Leaders? Lots of them, Haeffner said. He singled out Garland, Marconi, running back Joe Zito, linebacker Erik Strittmatter and offensive lineman Jake Brodner.
Haeffner got his quarterbacking education as a backup to Justice Odom last year. He started three games when Odom was injured, then played on the junior varsity. He studied the playbook, learned to read defenses and developed his passing skills. He hoped he would need them. He was right.
"There is always pressure to perform," he said. "I try not to think about it. I'm out there having fun, doing what I've liked to do for my whole life. I've put in a lot of time preparing for it. I know the tradition of the program. Football is a big deal in Glen Ellyn. I know how important it is, something you like to watch.
"It is bigger than yourself. It isn't about one player. You put work in so you can succeed but more importantly so your team and friends can succeed. Statistics aren't important to me. I'm just happy that the team has been successful. My goal was to be a contributor for the team to win football games. I'm pleased with the way I have played."
Haeffner admitted he never has been more pleased than last Saturday when he threw a 73-yard touchdown pass to senior Nathan Hokenson on the second snap of Glenbard West's 19-13 victory over Lake Zurich. He finished with 141 yards passing and two touchdowns, including a 21-yarder to Marcus.
But the TD pass to Hokenson was special. "He has been one of my best friends for a long time. He was running a deep post. That's a play I'll never forget. I'm so happy it was somebody I've known for a long time," Haeffner said.
Glenbard West is big and strong and physical and talented. But are the Hilltoppers good enough to beat Lincoln-Way East, which by all accounts also is big and strong and physical and talented?
"Lincoln-Way East is the most physical team we have played in 34 years," said Montini coach Chris Andriano after losing to the Griffins 20-14 in Week 2. "I never saw a team that hit as consistently and as hard and as fast as they did on defense. They were smothering. We have played a lot of big-name teams over the years but they just take it to you on every play," he said.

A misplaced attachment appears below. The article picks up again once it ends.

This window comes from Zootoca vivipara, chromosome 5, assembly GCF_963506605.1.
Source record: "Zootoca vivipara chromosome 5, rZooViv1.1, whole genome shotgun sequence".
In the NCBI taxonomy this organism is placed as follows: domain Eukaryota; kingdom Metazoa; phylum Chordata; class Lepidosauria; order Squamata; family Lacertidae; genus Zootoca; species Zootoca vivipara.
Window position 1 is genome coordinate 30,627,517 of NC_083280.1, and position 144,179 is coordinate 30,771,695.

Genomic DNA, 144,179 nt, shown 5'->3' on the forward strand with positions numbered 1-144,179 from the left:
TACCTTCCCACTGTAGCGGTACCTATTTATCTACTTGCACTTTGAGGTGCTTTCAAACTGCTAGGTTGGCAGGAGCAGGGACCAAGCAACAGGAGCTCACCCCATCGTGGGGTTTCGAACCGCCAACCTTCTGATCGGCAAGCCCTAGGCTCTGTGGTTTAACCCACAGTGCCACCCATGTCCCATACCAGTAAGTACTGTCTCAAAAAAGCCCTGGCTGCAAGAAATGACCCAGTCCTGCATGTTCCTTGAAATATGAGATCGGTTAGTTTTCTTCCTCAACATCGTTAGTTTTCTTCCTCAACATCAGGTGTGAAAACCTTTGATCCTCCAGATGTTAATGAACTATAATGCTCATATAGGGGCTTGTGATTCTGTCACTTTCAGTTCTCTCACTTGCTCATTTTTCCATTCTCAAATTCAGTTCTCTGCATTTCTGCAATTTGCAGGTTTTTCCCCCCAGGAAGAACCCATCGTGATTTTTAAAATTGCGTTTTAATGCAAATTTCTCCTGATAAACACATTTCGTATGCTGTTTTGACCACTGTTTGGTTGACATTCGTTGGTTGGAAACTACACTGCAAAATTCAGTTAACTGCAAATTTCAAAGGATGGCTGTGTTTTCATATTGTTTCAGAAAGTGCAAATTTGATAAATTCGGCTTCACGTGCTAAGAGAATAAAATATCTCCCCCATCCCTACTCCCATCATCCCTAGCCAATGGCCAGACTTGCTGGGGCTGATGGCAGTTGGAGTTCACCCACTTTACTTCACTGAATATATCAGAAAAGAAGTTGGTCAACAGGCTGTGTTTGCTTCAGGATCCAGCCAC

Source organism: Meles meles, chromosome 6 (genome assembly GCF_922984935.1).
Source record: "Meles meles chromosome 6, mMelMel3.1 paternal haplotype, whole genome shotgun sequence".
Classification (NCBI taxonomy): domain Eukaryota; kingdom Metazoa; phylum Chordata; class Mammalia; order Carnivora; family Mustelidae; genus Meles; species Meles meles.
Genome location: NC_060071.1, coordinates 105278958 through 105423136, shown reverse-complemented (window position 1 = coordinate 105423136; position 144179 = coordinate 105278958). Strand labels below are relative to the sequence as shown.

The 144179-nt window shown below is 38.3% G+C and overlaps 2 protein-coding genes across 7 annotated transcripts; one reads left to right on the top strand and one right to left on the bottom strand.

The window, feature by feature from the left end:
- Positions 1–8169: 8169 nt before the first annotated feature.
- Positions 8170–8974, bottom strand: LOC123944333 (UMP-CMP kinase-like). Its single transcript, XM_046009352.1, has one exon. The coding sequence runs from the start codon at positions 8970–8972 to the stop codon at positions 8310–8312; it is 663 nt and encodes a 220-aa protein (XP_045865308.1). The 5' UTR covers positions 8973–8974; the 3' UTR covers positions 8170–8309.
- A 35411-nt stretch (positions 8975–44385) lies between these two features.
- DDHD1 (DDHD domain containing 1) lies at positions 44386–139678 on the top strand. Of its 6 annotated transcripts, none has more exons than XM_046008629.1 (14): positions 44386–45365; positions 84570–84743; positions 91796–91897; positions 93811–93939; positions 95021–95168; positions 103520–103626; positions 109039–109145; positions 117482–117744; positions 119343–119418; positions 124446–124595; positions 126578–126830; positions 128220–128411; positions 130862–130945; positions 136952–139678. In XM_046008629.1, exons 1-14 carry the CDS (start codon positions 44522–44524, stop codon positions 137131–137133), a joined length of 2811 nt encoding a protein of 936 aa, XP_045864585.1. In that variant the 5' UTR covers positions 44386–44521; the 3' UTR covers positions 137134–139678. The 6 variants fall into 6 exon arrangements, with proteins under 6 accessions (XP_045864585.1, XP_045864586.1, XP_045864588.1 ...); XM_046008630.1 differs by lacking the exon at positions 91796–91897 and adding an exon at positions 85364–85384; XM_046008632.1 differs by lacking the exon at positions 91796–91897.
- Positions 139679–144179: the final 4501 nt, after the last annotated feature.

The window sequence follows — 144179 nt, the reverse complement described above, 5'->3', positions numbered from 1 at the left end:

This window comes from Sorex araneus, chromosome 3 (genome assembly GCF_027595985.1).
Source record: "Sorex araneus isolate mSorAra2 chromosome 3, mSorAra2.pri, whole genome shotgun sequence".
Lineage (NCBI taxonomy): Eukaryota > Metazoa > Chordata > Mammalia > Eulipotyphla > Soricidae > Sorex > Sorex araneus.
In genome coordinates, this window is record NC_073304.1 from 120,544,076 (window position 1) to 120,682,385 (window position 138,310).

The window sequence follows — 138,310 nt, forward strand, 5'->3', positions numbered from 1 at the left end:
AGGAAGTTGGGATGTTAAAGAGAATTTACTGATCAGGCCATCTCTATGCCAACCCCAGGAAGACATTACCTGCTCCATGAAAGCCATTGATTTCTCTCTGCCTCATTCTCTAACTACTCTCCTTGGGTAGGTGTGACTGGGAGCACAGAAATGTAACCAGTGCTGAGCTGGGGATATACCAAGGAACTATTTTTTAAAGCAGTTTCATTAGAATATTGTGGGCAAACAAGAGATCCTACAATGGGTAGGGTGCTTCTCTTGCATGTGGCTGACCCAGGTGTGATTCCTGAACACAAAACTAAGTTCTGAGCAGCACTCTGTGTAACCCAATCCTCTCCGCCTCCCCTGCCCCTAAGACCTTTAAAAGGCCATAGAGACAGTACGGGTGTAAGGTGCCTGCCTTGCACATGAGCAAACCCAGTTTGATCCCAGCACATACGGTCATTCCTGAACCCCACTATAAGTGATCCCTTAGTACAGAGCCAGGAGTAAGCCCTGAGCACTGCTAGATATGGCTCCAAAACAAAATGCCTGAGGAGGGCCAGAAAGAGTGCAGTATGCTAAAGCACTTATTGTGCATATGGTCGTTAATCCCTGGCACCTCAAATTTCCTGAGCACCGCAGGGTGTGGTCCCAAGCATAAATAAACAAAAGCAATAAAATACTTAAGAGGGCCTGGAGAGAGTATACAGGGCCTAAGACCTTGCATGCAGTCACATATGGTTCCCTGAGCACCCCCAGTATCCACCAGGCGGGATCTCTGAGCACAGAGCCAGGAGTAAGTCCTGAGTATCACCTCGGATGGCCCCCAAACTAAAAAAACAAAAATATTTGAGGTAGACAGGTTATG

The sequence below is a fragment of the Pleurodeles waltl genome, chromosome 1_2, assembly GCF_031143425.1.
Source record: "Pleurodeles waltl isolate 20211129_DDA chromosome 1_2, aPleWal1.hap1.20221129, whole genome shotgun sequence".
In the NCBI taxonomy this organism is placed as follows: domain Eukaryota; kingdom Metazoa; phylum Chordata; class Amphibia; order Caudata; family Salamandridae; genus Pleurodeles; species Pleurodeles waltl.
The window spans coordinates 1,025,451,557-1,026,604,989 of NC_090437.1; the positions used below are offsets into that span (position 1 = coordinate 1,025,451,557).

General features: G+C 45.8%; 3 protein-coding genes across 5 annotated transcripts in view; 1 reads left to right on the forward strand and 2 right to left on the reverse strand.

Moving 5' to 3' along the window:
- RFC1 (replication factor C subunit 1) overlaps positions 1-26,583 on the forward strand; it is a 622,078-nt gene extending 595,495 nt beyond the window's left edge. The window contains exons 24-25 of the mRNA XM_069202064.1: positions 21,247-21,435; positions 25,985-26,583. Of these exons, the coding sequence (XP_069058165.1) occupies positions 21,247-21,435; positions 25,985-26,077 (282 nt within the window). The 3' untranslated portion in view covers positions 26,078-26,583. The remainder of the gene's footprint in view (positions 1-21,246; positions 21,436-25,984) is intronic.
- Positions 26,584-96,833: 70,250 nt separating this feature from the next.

Andriano said Lincoln-Way East quarterback Tom Fuessel is special. "He is so fast. You can't contain him. He will make plays. They have great coaching and great kids. I love the way they play," he said.
Providence coach Mark Coglianese said any conversation about Lincoln-Way East starts with Fuessel. "We did a good job of containing him. Then he broke a long one. He is the quickest or fastest guy on the field. He makes plays. He is a big concern for any defense. Athletically, he is the best player I have seen this year," he said.
But Coglianese cautions not to overlook running back Nick Colangelo. "Don't ease up on him or he will hurt you," he said.
"They don't throw exceptionally well. But their defense is like Mount Carmel: fast and physical. You need to throw the ball to beat them. But you better protect your quarterback. Fuessel can make a difference, like Ty Isaac of Joliet Catholic."
The key to Lincoln-Way East's defense, according to Zvonar, are the three linebackers--Mitch Murphy, Adam O'Grady and Kyle Langenderfer--and free safety Jarrett Lecas. Call them mean and lean and aggressive.
Murphy has 131 tackles, Langenderfer 112, O'Grady 111 and Lecas 110. Only 5-foot-8 and 150 pounds, Langenderfer defines the Griffins' toughness. He is the defending state wrestling champion at 138 pounds. As a sophomore football player, he weighed only 135. Zvonar admits he is closer to 5-foot-6 than his listed 5-foot-8.
"He is our team leader on defense," Zvonar said. "He is as physical and as quick and aggressive as any football player we have had. His wrestling skills carry over to the football field. I compare him to Clay Matthews (of the Green Bay Packers). He is our mini-Matthews."

SportsTalk Live Podcast: Toews still out, Bulls pull out win over Spurs

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SportsTalk Live Podcast: Toews still out, Bulls pull out win over Spurs

In the latest SportsTalk Live Podcast, Mark Grote (670 The Score) and Mark Carman (WGN Radio) join Kap on the panel. Jonathan Toews is still not back at practice. Is it time to panic?